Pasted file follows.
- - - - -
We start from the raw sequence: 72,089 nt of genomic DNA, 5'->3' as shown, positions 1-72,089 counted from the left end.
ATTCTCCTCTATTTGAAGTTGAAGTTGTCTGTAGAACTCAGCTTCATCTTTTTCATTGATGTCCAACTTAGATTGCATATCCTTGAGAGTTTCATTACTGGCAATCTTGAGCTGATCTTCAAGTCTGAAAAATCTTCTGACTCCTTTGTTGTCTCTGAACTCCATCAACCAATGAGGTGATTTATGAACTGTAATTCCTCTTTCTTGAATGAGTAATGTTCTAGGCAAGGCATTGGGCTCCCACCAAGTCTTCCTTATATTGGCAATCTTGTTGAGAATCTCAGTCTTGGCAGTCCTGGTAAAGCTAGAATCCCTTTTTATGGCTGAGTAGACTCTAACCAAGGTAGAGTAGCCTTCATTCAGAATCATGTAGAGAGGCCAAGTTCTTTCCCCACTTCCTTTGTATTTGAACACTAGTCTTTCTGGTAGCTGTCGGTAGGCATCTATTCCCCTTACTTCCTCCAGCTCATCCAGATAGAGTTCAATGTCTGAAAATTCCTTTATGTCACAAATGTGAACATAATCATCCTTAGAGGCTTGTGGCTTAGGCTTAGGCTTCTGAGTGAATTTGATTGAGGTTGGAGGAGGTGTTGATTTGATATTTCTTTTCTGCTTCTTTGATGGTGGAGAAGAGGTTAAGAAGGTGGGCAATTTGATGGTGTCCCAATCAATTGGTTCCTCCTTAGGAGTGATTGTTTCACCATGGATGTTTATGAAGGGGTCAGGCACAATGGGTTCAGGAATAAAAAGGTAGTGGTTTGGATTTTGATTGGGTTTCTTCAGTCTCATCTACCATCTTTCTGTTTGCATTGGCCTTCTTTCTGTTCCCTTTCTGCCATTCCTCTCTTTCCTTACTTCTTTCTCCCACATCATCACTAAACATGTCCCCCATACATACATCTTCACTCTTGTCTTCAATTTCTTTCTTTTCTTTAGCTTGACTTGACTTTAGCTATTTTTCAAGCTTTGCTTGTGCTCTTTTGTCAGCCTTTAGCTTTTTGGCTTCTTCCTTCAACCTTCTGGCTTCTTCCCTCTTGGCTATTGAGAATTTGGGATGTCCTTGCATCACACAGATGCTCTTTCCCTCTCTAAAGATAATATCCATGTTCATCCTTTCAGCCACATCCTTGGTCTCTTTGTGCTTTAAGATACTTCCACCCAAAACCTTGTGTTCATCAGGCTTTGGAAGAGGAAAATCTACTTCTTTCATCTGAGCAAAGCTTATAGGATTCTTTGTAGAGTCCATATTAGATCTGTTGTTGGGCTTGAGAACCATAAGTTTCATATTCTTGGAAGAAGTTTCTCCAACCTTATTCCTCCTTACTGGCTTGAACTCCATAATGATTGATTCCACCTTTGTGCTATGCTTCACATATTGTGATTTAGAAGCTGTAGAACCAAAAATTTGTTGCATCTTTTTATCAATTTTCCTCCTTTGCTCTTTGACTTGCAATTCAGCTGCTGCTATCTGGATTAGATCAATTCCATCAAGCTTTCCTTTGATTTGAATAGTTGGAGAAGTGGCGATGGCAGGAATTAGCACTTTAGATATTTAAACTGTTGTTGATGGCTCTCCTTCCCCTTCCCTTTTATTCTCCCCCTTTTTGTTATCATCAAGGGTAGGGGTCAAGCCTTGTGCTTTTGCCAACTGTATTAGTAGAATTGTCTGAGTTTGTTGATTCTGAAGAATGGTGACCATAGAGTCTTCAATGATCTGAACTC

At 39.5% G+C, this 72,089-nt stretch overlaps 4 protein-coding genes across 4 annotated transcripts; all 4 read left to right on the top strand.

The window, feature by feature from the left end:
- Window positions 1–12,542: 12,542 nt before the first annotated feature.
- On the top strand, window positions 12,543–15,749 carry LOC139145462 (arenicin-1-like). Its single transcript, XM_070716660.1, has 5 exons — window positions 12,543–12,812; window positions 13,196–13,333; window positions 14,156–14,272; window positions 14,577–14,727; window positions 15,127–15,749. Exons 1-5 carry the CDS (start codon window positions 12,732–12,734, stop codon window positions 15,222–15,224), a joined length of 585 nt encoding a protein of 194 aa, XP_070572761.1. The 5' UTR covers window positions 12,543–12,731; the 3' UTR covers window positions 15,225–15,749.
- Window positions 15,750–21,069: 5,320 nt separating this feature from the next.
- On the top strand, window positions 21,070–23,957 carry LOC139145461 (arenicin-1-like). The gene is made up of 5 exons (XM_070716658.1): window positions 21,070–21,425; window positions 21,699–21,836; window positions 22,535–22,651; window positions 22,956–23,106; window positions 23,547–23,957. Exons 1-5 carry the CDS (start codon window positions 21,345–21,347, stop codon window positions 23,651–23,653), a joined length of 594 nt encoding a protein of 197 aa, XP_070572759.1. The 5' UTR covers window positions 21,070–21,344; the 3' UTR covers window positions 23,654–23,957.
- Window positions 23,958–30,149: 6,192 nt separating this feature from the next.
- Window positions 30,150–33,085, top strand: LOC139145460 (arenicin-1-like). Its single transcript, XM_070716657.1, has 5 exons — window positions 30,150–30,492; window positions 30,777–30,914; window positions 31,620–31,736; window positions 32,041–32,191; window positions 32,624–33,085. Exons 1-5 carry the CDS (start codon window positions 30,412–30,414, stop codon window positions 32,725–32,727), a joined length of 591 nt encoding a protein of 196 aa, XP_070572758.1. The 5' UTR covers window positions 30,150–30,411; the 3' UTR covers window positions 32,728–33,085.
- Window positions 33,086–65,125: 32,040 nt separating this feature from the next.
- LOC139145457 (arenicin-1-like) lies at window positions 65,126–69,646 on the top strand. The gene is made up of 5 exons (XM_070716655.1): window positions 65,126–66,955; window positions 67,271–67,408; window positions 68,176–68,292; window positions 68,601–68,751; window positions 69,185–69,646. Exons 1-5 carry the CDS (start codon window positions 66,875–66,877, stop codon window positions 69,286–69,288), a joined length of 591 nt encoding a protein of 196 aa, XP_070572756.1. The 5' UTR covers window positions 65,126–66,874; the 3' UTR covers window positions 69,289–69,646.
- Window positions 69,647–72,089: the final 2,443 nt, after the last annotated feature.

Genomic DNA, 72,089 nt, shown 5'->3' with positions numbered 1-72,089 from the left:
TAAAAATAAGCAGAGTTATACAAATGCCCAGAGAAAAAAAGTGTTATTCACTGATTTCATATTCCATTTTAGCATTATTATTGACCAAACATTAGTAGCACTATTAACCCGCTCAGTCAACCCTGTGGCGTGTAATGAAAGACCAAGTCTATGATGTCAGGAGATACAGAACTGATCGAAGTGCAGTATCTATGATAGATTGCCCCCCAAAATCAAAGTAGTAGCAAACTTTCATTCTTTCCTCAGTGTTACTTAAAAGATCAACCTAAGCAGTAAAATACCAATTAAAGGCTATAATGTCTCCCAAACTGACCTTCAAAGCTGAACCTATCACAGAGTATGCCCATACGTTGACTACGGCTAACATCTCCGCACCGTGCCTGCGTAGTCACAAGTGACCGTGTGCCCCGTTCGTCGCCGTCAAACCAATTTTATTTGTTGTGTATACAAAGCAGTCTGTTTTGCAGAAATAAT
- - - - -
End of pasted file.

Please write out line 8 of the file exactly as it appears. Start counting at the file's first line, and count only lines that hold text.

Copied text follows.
- On the top strand, window positions 21,070–23,957 carry LOC139145461 (arenicin-1-like). The gene is made up of 5 exons (XM_070716658.1): window positions 21,070–21,425; window positions 21,699–21,836; window positions 22,535–22,651; window positions 22,956–23,106; window positions 23,547–23,957. Exons 1-5 carry the CDS (start codon window positions 21,345–21,347, stop codon window positions 23,651–23,653), a joined length of 594 nt encoding a protein of 197 aa, XP_070572759.1. The 5' UTR covers window positions 21,070–21,344; the 3' UTR covers window positions 23,654–23,957.